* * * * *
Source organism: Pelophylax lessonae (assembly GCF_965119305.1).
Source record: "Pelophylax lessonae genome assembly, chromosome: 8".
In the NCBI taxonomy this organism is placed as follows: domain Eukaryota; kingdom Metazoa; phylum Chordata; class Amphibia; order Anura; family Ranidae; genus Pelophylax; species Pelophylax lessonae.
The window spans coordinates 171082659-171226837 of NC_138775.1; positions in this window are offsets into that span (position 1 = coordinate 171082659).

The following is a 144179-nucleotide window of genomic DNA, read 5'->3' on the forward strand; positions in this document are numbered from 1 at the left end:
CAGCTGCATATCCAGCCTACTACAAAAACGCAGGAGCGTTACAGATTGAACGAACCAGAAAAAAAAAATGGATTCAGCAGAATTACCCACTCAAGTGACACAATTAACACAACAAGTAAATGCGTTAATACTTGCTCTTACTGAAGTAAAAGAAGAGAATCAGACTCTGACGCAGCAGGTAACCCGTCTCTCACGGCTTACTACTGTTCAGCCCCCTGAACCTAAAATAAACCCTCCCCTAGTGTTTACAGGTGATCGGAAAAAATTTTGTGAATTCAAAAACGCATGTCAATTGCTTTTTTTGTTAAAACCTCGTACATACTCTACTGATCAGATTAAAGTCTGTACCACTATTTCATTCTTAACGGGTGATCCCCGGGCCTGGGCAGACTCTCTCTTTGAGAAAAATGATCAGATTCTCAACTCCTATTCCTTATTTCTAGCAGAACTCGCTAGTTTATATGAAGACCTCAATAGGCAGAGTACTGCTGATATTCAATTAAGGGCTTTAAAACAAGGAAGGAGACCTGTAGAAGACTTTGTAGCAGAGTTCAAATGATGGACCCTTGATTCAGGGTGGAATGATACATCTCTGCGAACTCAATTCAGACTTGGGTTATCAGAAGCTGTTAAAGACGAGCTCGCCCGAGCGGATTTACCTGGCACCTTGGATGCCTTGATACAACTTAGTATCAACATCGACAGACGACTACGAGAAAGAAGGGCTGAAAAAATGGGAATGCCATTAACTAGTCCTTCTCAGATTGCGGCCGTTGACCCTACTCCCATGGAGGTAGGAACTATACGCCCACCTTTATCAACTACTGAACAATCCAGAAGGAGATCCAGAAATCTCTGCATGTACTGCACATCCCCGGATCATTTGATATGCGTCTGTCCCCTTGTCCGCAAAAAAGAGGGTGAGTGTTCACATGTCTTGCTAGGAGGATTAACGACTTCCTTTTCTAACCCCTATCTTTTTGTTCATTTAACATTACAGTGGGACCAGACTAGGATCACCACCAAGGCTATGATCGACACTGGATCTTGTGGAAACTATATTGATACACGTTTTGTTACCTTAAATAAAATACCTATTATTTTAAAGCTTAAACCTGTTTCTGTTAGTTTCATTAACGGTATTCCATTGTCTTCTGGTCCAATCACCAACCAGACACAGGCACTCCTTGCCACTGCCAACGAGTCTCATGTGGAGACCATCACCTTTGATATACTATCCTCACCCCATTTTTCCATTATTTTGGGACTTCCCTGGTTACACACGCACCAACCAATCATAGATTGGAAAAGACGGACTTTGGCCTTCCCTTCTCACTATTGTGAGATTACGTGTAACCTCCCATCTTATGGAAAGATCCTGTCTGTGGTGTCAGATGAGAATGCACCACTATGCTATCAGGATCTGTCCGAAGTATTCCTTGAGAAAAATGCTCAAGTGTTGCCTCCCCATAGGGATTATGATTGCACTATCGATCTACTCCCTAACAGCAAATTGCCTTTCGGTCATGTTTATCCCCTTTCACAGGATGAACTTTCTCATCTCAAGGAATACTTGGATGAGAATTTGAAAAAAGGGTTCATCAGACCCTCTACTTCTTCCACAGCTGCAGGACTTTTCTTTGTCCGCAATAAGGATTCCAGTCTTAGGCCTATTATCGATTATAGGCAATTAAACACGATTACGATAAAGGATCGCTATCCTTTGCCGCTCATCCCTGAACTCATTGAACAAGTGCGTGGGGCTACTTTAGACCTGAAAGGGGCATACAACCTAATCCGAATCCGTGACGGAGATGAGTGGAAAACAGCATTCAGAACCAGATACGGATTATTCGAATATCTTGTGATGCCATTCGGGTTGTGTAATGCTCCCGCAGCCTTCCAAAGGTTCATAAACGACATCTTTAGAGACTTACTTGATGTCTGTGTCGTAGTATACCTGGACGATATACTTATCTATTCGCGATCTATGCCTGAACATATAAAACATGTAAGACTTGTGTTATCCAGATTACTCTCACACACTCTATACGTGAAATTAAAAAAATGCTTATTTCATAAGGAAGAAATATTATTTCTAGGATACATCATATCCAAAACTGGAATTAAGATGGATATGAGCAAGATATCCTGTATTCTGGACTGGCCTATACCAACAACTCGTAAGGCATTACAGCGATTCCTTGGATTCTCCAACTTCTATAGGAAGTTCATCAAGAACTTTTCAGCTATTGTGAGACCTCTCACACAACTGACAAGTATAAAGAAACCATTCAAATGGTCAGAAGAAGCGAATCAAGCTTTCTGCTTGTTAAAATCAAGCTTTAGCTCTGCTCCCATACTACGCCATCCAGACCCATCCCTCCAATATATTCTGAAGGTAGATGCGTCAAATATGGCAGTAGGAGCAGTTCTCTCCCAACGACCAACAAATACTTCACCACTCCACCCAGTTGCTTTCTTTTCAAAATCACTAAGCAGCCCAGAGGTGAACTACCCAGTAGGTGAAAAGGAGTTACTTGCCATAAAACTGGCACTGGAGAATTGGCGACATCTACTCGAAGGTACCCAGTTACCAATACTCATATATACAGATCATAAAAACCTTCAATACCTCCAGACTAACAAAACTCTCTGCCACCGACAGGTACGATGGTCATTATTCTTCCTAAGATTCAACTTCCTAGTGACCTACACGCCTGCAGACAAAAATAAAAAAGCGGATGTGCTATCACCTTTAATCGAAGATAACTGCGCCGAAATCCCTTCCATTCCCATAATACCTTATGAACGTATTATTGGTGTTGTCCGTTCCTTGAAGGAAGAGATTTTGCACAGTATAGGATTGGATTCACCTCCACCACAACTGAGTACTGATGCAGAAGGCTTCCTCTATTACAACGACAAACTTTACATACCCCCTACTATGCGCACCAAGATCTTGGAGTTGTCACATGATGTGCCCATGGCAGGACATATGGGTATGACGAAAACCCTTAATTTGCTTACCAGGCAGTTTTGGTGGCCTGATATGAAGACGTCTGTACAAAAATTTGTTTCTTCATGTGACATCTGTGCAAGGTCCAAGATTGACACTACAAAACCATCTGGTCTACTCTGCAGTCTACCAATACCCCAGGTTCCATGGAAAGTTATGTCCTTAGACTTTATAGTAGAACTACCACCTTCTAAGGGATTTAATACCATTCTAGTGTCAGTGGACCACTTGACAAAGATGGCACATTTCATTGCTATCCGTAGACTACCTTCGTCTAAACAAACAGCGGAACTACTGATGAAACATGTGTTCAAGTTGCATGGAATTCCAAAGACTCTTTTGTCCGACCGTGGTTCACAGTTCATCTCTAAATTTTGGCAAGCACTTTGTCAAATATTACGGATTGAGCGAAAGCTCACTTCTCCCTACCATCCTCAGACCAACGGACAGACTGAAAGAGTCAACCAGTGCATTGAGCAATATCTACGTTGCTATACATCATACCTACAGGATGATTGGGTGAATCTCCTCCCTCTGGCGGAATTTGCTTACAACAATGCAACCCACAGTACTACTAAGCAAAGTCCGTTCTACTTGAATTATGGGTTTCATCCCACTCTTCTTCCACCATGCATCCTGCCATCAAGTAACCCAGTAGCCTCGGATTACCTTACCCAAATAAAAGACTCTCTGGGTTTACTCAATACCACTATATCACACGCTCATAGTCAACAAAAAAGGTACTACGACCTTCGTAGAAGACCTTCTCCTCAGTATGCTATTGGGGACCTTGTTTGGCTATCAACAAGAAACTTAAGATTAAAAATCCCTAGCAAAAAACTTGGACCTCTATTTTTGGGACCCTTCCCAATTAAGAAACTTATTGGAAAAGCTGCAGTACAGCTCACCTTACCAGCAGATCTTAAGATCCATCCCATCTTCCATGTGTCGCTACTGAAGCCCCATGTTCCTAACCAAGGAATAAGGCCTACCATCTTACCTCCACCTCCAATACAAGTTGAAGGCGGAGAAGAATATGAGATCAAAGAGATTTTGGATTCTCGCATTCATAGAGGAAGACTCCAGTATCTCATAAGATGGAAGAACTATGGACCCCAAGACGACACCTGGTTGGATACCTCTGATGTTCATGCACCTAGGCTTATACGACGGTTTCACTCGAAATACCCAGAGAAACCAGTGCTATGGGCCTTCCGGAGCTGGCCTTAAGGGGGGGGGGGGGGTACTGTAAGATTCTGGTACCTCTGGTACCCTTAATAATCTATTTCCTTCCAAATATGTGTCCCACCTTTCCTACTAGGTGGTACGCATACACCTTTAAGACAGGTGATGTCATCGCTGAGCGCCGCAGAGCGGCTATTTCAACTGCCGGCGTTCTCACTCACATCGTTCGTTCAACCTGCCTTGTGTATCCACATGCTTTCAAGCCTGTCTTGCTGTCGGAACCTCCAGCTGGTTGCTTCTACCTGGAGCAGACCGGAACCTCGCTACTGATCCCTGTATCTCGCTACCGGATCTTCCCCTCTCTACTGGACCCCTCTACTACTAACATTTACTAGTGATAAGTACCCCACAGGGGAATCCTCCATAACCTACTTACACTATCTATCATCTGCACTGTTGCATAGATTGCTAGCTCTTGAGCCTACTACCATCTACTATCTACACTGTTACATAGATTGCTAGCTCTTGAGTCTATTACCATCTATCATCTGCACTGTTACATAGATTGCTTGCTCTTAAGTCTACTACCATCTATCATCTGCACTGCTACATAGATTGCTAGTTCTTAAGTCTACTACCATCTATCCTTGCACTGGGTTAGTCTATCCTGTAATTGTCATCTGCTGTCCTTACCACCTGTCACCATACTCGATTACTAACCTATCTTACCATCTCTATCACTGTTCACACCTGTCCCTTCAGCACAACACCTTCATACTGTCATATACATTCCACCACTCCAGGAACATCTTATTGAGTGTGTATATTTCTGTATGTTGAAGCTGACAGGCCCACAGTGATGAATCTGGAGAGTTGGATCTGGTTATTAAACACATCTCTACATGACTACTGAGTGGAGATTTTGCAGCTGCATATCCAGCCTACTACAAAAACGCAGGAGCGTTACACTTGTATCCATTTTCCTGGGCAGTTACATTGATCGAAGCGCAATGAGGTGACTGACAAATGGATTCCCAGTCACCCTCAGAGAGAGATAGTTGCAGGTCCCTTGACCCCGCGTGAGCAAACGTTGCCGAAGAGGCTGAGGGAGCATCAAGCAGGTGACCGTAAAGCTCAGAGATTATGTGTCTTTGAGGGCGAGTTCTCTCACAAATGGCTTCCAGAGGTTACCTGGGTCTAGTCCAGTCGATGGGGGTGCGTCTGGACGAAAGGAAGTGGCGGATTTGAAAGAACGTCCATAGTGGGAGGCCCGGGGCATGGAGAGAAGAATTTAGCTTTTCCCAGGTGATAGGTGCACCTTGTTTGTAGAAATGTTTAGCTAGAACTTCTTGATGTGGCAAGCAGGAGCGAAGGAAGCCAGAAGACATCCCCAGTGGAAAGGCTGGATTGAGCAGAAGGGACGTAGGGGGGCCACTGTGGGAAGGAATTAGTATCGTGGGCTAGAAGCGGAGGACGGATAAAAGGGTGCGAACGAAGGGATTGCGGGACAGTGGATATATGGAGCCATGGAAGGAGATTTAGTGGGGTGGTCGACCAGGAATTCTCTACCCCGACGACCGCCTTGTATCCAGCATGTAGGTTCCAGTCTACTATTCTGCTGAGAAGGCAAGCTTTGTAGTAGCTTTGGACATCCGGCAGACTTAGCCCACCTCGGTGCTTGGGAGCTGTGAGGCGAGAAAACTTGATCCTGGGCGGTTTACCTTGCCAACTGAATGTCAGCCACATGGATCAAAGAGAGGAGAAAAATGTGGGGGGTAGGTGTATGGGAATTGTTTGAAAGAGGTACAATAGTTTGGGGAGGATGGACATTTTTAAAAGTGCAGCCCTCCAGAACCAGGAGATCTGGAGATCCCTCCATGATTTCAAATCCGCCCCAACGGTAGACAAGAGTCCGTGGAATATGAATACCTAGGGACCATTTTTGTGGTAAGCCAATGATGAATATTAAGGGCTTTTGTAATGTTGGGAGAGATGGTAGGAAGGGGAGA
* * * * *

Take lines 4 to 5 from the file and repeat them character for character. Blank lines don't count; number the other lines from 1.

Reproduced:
The window spans coordinates 171082659-171226837 of NC_138775.1; positions in this window are offsets into that span (position 1 = coordinate 171082659).

The following is a 144179-nucleotide window of genomic DNA, read 5'->3' on the forward strand; positions in this document are numbered from 1 at the left end: